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New Common Council member voices ambitious agenda


HUDSON–“We have to find ways to make life better in Hudson,” said Rebecca Wolff in a conversation January 14. It’s not idle speculation. Ms. Wolff, a writer and editor, is starting her first term as alderperson on Hudson’s Common Council (First Ward), serving as the council’s minority leader—she’s a registered member of the Working Families Party–and beginning a term as a commissioner on the board of the Hudson Housing Authority.

Ms. Wolff already serves as secretary for the Presbyterian Church, runs a literary magazine she created, publishes books and works as a freelance editor. She acknowledged that her two new positions will necessitate a “rearrangement” of her time but felt it is too early to know how.

Ms. Wolff said her goals on the Common Council include:

• Adopting short term rental legislation. This would “restrict the uses of non-owner occupied dwellings,” as several places from Jersey City to Las Vegas have already done

• Appointing a fair housing officer for the City of Hudson. Columbia County has one, but what she described as “a little known” item in Hudson’s City Code requires that the city also have one.

• Putting in place “some kind of measure” that calls for any new residential complexes constructed in Hudson to “set aside” some units “for workforce or affordable housing”

• “Figuring out how to remove the trucks from the city streets”

• Creating a city blog to overcome “a generalized lack of central information.” The new blog would “would look different than the city’s website,” and include—among other things–meeting notices.

• “Exploring how effective” local governments can be. When asked about the numerous decisions by federal and state courts, laws and mandates, many of which limit the powers of the city, she, responded, “There’s a lot decided by local government.”

Ms. Wolff said she wanted to be on the HHA Board “to see if I could move things along, stabilize BlissTower and the Bliss community, and hopefully create a dialogue between the HHA and the Bliss community. I don’t have an agenda for change; I just want to participate.”

The HHA controls Hudson’s income-restricted Bliss Tower (20 apartments) and Columbia Apartments (15 apartments) and a federal Section 8 housing program for housing elsewhere in Hudson (131 vouchers).

The HHA expects approval for its conversion to what’s known as RAD status is imminent. HHA officials believe this conversion will give the housing authority more flexibility to use private funding. Ms. Wolff said that it “gives funds to bring the HHA back on line.” When asked if she expects the HHA to cover more of its land with residential buildings, she answered, “if it’s possible, but it’s not my immediate priority.”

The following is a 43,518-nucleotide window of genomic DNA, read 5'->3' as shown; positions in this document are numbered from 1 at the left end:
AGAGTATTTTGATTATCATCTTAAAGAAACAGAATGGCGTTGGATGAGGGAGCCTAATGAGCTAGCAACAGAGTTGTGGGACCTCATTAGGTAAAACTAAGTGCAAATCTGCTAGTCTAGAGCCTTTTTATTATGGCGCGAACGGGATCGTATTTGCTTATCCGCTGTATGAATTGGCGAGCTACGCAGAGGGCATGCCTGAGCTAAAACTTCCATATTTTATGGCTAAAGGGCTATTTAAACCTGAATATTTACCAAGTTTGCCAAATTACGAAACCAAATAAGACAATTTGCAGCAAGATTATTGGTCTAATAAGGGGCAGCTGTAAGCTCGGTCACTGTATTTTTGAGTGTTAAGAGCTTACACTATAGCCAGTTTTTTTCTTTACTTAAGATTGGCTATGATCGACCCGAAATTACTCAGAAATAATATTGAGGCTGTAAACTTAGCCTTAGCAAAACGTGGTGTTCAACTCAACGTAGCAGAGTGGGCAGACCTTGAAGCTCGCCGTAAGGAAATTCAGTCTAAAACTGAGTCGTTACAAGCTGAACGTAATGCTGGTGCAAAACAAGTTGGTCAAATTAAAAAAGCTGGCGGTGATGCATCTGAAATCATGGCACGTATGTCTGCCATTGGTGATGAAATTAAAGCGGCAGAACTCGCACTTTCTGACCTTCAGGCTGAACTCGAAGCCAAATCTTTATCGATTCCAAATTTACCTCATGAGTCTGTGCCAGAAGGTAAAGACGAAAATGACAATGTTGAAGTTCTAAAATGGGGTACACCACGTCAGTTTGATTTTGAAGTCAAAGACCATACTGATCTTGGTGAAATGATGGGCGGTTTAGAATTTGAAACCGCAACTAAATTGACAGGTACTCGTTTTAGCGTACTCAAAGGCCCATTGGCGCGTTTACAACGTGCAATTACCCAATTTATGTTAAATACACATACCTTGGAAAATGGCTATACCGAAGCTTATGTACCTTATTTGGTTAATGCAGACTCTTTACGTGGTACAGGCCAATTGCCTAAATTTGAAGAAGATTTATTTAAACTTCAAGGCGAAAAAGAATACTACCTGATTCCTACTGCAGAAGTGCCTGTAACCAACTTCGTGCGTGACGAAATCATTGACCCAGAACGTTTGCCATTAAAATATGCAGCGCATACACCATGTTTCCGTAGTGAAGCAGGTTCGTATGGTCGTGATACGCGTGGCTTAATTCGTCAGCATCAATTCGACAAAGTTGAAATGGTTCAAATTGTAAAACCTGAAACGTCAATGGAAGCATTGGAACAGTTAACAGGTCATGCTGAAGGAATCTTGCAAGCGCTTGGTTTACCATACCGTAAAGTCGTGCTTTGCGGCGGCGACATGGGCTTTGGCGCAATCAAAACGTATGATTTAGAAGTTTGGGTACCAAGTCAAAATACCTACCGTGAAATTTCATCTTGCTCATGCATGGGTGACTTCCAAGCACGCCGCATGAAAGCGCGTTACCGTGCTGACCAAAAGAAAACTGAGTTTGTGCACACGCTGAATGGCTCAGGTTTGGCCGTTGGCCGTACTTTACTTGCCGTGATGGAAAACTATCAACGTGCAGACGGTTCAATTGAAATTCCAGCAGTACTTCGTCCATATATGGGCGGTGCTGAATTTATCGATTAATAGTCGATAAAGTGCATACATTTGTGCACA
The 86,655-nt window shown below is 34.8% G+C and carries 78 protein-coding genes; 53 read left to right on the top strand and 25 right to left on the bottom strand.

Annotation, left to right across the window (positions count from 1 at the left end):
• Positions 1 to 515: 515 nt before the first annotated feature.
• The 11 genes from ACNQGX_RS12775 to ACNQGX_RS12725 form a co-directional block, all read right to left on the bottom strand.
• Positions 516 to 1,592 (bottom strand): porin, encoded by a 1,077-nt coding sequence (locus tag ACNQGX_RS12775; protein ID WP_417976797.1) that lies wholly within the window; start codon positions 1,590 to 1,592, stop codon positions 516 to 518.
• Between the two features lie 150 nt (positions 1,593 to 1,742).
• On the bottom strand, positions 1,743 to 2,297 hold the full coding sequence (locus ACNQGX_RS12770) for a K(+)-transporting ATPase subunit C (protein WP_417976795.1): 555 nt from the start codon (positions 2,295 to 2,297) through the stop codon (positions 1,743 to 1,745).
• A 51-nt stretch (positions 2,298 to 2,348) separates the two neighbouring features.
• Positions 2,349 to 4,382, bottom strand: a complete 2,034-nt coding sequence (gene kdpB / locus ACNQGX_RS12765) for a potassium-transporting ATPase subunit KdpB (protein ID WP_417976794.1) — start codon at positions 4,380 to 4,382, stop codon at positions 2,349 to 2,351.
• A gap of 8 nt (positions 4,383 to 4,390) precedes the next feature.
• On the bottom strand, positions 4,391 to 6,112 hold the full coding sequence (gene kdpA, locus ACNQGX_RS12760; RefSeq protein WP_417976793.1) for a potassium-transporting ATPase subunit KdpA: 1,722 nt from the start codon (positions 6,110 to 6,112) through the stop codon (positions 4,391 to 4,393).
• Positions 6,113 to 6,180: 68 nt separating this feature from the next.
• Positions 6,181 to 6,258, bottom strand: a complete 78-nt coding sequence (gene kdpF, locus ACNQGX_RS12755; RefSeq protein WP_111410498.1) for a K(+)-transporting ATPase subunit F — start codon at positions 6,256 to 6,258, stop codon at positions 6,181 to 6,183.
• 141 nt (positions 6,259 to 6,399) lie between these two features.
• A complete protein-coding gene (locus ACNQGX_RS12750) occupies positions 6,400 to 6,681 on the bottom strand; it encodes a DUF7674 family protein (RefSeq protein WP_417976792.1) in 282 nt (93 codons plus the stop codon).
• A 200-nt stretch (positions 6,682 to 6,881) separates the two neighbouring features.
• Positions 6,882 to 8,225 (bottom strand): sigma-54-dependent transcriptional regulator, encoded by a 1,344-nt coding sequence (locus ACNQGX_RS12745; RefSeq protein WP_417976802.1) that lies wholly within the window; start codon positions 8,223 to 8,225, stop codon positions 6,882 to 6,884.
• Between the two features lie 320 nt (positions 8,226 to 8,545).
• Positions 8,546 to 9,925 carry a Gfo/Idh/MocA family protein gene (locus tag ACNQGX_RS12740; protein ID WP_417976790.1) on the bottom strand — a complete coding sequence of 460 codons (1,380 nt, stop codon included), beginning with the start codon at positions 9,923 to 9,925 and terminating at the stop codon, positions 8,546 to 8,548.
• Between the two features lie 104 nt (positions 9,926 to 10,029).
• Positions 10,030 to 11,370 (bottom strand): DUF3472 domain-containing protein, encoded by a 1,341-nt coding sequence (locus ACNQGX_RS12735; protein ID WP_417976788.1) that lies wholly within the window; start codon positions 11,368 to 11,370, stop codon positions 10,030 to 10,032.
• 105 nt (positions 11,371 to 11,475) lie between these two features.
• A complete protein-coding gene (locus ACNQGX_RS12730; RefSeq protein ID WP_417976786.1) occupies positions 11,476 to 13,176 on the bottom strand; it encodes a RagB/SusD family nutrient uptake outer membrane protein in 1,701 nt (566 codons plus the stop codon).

As for her editing and publishing, Ms. Wolff said, “I enjoy working with people when they’re not concerned with getting published,” adding, that because of the internet, “there are a lot more options for getting your work out where you want it to be.”

Ms. Wolff grew up in the Chelsea section of Manhattan. In 1998 she created Fence, a literary magazine with prose and poetry published twice a year, which includes writing considered “experimental,” and which is now affiliated with the University at Albany. In 2001 she founded Fence Books, which publishes the same type of writings.

In 2005, she moved to Hudson for the first time. She said she knew she did not want to live in New York City, but wanted to stay where the city was accessible. She liked Hudson because she found it “low key,” like Chelsea when she lived there. Soon, though, she moved across the river to the Greene County community of Athens for six years, but moved back to Hudson in 2012. However, she said Hudson is not as low key now as when it first sparked her interest.

In about 2015, Ms. Wolff, Michael Chameides (now Hudson’s 3rd Ward supervisor and an aide to Mayor Kamal Johnson), and Tiffany Garriga (Alderperson from Hudson’s 2nd Ward) started something called Affordable Housing Hudson. “Never an official organization, just an email list,” as she described it, it did organize and run some public forums. “It had no membership process, people just signed up,” she added.

Now it is “dormant,” but it might be revived. “If an issue comes up, it can send out notices” she said.

One of Ms. Wolff’s concerns is “Why is there such a split between people’s lives and the government?… It’s an on-going corundum.”

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